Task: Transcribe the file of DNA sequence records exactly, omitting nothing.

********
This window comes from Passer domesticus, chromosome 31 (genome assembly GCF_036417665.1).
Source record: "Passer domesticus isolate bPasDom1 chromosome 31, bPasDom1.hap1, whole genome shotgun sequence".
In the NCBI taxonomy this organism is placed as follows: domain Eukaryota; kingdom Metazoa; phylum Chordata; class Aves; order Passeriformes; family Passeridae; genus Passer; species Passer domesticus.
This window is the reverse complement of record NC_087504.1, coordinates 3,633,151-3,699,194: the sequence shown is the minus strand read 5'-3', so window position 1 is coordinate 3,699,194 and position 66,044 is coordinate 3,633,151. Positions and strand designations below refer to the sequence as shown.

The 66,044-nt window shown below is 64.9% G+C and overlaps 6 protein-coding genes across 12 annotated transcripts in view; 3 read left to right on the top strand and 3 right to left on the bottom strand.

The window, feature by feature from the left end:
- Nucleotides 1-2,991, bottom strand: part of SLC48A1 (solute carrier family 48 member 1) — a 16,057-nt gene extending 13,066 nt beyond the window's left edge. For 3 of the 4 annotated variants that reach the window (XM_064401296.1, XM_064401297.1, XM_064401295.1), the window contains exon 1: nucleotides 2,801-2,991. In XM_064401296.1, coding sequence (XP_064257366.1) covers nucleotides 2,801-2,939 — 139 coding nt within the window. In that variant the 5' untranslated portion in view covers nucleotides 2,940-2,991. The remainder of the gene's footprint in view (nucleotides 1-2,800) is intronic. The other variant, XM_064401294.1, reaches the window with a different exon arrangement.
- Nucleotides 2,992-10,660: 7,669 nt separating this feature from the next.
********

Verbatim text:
This window comes from Passer domesticus, chromosome 31 (genome assembly GCF_036417665.1).
Source record: "Passer domesticus isolate bPasDom1 chromosome 31, bPasDom1.hap1, whole genome shotgun sequence".
In the NCBI taxonomy this organism is placed as follows: domain Eukaryota; kingdom Metazoa; phylum Chordata; class Aves; order Passeriformes; family Passeridae; genus Passer; species Passer domesticus.
This window is the reverse complement of record NC_087504.1, coordinates 3,633,151-3,699,194: the sequence shown is the minus strand read 5'-3', so window position 1 is coordinate 3,699,194 and position 66,044 is coordinate 3,633,151. Positions and strand designations below refer to the sequence as shown.

The 66,044-nt window shown below is 64.9% G+C and overlaps 6 protein-coding genes across 12 annotated transcripts in view; 3 read left to right on the top strand and 3 right to left on the bottom strand.

The window, feature by feature from the left end:
- Nucleotides 1-2,991, bottom strand: part of SLC48A1 (solute carrier family 48 member 1) — a 16,057-nt gene extending 13,066 nt beyond the window's left edge. For 3 of the 4 annotated variants that reach the window (XM_064401296.1, XM_064401297.1, XM_064401295.1), the window contains exon 1: nucleotides 2,801-2,991. In XM_064401296.1, coding sequence (XP_064257366.1) covers nucleotides 2,801-2,939 — 139 coding nt within the window. In that variant the 5' untranslated portion in view covers nucleotides 2,940-2,991. The remainder of the gene's footprint in view (nucleotides 1-2,800) is intronic. The other variant, XM_064401294.1, reaches the window with a different exon arrangement.
- Nucleotides 2,992-10,660: 7,669 nt separating this feature from the next.